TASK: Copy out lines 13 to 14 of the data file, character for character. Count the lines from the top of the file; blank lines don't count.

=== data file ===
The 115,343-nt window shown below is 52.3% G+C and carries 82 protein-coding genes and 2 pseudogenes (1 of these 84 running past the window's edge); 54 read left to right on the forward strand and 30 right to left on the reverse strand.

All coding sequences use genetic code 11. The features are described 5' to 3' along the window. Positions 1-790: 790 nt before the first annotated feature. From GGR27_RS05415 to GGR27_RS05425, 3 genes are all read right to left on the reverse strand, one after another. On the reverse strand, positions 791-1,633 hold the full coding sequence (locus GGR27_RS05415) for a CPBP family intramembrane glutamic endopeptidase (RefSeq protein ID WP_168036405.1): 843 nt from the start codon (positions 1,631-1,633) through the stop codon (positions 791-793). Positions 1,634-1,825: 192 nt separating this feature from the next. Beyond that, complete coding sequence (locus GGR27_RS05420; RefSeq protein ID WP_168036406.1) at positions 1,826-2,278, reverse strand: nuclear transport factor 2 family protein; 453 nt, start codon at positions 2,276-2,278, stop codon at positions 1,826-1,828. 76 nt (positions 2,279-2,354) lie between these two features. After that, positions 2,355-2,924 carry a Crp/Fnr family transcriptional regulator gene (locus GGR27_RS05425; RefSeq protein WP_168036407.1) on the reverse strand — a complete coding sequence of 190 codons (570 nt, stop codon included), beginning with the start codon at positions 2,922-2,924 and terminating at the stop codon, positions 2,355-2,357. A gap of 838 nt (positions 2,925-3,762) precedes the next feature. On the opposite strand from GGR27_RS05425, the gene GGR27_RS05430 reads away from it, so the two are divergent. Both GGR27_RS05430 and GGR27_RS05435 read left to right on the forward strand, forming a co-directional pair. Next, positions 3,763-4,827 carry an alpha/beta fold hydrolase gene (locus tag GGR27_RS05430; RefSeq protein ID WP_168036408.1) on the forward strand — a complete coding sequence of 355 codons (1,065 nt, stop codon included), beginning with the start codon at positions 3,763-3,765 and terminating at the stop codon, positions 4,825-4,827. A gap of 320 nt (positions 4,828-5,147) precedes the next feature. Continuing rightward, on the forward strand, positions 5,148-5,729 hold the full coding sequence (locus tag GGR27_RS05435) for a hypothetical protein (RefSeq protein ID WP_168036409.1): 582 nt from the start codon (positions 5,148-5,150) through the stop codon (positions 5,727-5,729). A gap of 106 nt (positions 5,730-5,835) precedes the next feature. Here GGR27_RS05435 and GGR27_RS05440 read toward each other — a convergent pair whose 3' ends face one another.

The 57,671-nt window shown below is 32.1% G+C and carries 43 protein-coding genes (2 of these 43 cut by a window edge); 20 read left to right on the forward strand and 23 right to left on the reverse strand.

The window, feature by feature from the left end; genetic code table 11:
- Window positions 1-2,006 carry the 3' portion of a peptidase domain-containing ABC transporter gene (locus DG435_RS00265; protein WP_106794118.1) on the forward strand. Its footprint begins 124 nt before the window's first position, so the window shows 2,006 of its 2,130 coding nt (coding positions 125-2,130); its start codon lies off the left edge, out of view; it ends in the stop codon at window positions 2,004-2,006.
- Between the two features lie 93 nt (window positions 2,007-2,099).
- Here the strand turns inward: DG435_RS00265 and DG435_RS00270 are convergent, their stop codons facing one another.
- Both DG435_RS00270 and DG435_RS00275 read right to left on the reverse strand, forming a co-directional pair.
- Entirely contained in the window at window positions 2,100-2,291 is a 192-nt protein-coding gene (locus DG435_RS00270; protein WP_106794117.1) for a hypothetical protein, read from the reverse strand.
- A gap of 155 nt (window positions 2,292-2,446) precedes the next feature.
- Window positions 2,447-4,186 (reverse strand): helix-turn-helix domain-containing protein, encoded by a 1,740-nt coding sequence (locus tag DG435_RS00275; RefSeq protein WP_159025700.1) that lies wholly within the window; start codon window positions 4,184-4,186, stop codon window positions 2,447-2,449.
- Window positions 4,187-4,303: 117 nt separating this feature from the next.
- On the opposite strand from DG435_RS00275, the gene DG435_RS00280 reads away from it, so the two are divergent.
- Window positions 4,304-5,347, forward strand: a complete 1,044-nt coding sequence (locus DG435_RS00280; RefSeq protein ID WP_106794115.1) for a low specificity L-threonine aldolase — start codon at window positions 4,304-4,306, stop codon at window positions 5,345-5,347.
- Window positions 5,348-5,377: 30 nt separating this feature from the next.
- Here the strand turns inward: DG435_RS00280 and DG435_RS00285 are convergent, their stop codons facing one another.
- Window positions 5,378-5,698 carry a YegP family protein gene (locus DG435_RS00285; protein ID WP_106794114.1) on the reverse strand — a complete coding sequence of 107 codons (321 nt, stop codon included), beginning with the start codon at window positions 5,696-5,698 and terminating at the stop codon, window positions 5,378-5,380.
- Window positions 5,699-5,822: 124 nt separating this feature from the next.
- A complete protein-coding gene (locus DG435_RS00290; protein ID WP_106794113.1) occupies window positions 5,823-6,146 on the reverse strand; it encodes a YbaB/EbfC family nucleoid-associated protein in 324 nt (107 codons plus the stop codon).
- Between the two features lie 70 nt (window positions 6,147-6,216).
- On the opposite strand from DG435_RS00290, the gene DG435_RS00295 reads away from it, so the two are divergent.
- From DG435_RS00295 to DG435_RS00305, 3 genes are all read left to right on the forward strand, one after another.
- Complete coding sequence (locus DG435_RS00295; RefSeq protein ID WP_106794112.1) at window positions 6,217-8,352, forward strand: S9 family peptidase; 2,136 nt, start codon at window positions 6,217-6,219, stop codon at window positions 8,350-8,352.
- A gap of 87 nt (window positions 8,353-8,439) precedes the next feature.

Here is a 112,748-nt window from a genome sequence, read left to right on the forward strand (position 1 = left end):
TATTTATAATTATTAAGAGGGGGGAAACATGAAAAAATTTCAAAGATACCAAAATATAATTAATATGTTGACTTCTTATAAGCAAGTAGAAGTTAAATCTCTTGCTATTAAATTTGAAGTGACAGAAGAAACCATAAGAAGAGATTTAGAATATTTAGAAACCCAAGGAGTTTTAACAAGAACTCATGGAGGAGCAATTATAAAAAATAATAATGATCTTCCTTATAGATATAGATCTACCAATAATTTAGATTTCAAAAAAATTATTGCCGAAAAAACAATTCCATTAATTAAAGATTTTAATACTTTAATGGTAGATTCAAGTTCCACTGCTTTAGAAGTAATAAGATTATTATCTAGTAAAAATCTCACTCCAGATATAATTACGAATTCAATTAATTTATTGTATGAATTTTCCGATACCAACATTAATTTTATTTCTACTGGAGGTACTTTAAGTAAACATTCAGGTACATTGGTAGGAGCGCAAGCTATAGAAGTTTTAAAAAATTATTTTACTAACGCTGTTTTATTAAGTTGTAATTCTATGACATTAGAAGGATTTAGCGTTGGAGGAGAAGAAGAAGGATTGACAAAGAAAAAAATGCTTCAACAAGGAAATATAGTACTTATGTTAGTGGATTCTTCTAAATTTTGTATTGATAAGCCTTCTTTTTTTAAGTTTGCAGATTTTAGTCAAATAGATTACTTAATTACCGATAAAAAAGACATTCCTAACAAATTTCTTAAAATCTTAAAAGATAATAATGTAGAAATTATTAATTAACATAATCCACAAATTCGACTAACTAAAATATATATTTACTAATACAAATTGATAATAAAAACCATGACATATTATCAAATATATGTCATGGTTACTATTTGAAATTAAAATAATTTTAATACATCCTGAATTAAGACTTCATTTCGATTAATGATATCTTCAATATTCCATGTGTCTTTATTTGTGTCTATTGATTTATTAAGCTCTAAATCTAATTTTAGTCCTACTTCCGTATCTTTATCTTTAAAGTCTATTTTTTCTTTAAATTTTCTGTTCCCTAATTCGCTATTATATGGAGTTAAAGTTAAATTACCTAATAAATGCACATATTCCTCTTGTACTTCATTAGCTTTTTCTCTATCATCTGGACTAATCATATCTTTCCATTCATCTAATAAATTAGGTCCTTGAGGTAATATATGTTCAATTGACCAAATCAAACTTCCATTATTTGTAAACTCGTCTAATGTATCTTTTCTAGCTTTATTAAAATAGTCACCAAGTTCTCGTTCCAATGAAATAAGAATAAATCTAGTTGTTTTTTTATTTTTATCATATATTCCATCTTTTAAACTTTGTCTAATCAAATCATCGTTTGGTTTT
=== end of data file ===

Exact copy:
- On the opposite strand from DG435_RS00275, the gene DG435_RS00280 reads away from it, so the two are divergent.
- Window positions 4,304-5,347, forward strand: a complete 1,044-nt coding sequence (locus DG435_RS00280; RefSeq protein ID WP_106794115.1) for a low specificity L-threonine aldolase — start codon at window positions 4,304-4,306, stop codon at window positions 5,345-5,347.